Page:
In summary, we can suggest that prolongation of EDL muscle activity in both muscles was a common effect of SNC induced by malfunction of neuronal circuits, which prevented attenuation of EDL muscle activity after the onset of the respective Sol muscle activity. Moreover, malfunction of neuronal circuits involved in the control of EDL muscles with SNC can be caused by the lack of inhibitory feedback from the ipsilateral Sol muscle afferents through the contribution of reciprocal inhibition. There is data indicating that peripheral nerve injury diminishes sensory encoding and afferent synaptic transmission on spinal circuits, which in turn deprive these circuits from inhibitory feedback [2, 17, 38] but these data were obtained from experiments on cat or with the use of nerve dissection. However, data indicating that SNC induced degeneration of muscle receptors [8, 9, 10] is in support of our suggestion that normal sensory encoding was diminished after nerve injury. A similar explanation of the effect SNC on the control of EDL muscles would be possible if EDL muscle activity was reduced during the stance phase, due to the contribution of sensory information from the contralateral limb. This explanation cannot be supported directly by experimental data, however, data obtained by Hayes and colleagues [39] suggested that “presynaptic inhibition binds the sensorimotor states of the two limbs, adjusting sensory inflow to the swing limb based on forces generated by the stance limb”, which supports the suggestion that prolongation of control EDL muscle activity could be associated with a lack of contralateral sensory feedback. However, co-activation of Sol and EDL muscles in our data cannot be considered as a compensatory strategy stabilizing the ankle during the stance phase of limb movement driven by muscles with small number of MUs, because co-activation was observed also in contralateral control limb driven by muscles with a normal numbers of MUs.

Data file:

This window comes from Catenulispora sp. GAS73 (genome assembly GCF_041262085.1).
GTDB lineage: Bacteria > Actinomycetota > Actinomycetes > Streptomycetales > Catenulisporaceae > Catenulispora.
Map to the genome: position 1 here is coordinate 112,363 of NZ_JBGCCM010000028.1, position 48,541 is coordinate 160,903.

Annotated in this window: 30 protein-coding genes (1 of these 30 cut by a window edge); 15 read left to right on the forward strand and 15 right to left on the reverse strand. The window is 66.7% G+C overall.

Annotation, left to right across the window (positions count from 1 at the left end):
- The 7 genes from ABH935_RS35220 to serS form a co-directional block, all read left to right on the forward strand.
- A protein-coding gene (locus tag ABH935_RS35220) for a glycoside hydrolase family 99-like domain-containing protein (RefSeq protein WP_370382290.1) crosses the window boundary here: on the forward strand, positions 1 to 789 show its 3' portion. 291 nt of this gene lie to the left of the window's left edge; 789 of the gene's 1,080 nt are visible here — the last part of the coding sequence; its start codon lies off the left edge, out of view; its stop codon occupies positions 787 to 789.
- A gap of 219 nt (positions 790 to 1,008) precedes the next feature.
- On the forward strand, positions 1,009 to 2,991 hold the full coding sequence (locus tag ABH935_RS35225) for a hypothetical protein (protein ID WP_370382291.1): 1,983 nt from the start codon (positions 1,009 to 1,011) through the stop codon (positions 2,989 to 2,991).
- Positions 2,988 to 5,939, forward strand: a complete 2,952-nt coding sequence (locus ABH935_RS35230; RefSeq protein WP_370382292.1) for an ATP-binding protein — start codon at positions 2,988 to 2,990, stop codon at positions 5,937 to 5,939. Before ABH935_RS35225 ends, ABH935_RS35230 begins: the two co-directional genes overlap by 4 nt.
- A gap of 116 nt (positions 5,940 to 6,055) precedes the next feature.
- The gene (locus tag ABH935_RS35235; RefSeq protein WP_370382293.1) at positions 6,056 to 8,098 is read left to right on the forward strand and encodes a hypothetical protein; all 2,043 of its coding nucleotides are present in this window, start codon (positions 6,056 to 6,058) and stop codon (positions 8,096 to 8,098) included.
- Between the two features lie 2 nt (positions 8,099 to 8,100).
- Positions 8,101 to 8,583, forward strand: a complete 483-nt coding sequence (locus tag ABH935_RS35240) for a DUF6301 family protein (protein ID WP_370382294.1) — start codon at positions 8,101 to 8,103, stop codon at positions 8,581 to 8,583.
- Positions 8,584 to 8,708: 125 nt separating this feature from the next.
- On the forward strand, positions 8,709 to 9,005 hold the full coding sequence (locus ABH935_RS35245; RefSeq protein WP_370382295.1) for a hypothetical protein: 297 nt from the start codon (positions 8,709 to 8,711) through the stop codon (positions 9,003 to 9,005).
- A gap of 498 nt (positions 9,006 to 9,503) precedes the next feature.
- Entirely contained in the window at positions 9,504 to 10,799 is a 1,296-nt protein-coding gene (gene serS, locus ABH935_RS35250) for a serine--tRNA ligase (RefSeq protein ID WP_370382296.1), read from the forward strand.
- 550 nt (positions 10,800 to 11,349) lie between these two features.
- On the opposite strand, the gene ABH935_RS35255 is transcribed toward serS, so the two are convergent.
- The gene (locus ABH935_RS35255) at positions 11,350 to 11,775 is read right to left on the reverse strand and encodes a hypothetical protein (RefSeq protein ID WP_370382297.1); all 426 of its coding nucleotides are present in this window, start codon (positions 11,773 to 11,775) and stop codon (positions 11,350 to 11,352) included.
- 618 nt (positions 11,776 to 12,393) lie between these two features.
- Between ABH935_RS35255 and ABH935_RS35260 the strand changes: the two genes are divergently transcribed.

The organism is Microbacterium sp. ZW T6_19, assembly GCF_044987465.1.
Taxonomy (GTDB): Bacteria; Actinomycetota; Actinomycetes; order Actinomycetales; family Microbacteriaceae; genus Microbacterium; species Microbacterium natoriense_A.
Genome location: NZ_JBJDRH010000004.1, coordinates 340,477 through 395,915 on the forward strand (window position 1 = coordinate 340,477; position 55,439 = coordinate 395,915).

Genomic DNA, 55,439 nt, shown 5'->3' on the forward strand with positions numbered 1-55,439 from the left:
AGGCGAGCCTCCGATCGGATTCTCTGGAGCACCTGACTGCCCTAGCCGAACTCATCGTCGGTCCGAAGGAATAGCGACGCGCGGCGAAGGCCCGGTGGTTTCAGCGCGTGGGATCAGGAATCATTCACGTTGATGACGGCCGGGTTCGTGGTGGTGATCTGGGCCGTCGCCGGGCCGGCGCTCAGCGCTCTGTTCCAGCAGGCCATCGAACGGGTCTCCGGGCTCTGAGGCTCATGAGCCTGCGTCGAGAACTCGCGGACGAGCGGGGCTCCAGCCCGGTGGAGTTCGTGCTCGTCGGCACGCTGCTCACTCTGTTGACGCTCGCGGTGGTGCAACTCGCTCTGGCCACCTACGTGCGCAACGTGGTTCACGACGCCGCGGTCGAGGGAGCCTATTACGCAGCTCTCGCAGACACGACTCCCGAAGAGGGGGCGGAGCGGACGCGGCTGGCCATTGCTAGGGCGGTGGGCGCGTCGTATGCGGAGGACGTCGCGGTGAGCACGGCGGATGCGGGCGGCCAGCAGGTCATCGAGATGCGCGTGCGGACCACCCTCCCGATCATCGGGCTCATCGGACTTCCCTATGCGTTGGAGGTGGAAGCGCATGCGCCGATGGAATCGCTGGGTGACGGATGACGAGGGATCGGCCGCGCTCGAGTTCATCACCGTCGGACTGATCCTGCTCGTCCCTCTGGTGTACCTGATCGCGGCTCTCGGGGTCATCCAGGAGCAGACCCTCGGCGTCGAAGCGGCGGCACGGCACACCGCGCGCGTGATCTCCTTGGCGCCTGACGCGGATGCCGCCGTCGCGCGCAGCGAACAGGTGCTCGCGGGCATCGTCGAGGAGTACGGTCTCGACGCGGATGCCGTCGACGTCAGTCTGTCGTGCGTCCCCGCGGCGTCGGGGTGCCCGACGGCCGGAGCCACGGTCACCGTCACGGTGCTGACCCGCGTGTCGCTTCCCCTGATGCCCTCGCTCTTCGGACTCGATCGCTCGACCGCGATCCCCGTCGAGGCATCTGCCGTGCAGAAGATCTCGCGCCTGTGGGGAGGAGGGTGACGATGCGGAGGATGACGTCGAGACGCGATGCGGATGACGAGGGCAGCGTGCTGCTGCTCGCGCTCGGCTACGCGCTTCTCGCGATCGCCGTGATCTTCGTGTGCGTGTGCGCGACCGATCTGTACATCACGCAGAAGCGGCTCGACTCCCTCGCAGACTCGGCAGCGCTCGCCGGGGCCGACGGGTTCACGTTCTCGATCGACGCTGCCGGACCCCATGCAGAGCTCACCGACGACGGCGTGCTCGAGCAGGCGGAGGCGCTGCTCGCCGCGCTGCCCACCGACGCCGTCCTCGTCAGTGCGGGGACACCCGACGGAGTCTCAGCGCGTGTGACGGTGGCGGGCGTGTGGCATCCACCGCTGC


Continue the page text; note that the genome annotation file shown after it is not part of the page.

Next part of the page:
Effectiveness of treatment with Riluzole